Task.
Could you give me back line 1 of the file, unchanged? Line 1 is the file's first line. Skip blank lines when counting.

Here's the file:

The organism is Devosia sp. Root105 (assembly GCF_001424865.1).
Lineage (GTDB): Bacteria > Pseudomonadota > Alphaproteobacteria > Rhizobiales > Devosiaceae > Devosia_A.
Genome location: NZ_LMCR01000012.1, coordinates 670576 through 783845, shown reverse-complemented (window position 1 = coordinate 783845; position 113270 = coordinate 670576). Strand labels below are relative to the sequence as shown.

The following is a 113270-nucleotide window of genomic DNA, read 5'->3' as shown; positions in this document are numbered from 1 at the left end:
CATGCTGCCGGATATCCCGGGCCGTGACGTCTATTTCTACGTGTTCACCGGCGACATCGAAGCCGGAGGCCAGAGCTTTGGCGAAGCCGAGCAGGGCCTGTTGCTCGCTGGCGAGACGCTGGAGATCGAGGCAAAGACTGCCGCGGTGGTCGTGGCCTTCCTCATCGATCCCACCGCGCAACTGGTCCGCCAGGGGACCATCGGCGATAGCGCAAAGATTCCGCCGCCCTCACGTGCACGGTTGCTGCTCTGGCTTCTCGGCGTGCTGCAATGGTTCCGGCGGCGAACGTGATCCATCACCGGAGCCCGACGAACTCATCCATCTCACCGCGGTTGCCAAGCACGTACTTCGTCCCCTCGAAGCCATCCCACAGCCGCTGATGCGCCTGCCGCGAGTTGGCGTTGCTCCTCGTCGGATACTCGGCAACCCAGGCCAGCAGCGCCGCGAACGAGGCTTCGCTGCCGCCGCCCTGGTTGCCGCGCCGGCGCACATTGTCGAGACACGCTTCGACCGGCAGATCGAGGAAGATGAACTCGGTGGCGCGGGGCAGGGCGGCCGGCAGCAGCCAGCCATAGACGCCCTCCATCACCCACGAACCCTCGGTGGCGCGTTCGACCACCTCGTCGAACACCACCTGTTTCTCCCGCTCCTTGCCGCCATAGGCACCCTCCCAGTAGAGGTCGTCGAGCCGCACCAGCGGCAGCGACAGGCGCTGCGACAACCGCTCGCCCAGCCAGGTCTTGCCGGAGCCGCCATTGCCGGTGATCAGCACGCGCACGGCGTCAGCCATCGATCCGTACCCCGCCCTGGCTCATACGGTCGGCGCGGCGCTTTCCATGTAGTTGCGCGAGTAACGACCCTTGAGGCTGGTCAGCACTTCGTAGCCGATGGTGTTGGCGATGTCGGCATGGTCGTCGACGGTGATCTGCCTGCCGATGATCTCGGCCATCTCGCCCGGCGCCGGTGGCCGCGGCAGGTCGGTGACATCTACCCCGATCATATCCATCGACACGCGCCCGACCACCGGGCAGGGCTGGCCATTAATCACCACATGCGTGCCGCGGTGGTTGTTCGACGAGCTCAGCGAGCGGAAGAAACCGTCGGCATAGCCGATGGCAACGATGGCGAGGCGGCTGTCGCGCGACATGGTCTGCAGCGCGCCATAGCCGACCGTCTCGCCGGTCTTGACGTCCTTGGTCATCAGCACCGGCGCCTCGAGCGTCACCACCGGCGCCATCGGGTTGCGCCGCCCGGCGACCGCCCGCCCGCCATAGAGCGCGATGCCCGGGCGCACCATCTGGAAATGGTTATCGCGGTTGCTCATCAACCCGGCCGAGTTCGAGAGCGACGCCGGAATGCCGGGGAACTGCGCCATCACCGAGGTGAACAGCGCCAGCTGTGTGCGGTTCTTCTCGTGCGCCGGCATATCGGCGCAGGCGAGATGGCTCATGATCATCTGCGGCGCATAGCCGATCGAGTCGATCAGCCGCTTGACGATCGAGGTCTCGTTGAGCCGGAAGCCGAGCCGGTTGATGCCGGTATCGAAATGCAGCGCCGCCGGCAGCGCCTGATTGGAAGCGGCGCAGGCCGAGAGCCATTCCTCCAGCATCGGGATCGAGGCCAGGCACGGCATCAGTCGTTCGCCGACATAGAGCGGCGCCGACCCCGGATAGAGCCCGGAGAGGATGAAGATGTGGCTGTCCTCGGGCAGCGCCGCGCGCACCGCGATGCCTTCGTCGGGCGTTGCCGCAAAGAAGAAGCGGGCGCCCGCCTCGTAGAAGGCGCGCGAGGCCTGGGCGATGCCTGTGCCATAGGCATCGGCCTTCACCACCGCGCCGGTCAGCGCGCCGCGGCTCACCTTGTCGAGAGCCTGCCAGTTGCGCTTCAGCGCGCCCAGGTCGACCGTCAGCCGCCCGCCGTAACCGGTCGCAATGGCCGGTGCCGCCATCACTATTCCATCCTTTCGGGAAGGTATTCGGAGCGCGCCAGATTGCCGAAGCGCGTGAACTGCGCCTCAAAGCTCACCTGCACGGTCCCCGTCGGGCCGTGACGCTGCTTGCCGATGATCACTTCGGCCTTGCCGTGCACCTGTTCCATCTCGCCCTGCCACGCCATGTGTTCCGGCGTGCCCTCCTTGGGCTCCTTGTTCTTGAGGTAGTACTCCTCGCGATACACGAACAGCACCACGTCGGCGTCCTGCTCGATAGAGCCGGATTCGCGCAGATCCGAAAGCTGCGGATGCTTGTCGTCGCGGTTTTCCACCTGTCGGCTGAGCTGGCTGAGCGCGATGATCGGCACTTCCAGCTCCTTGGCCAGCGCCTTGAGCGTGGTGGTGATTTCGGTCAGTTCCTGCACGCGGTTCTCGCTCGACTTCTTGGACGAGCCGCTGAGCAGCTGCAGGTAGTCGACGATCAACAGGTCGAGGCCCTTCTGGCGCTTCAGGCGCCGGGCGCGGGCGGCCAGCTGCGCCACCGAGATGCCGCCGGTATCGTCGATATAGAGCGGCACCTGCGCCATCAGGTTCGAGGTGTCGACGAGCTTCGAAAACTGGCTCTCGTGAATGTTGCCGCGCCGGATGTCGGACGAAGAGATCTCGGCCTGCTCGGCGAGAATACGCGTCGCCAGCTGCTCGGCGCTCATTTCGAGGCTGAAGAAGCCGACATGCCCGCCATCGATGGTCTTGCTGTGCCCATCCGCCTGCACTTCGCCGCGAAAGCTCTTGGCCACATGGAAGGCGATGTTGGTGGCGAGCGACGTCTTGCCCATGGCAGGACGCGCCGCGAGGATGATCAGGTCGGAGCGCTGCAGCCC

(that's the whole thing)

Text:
The organism is Devosia sp. Root105 (assembly GCF_001424865.1).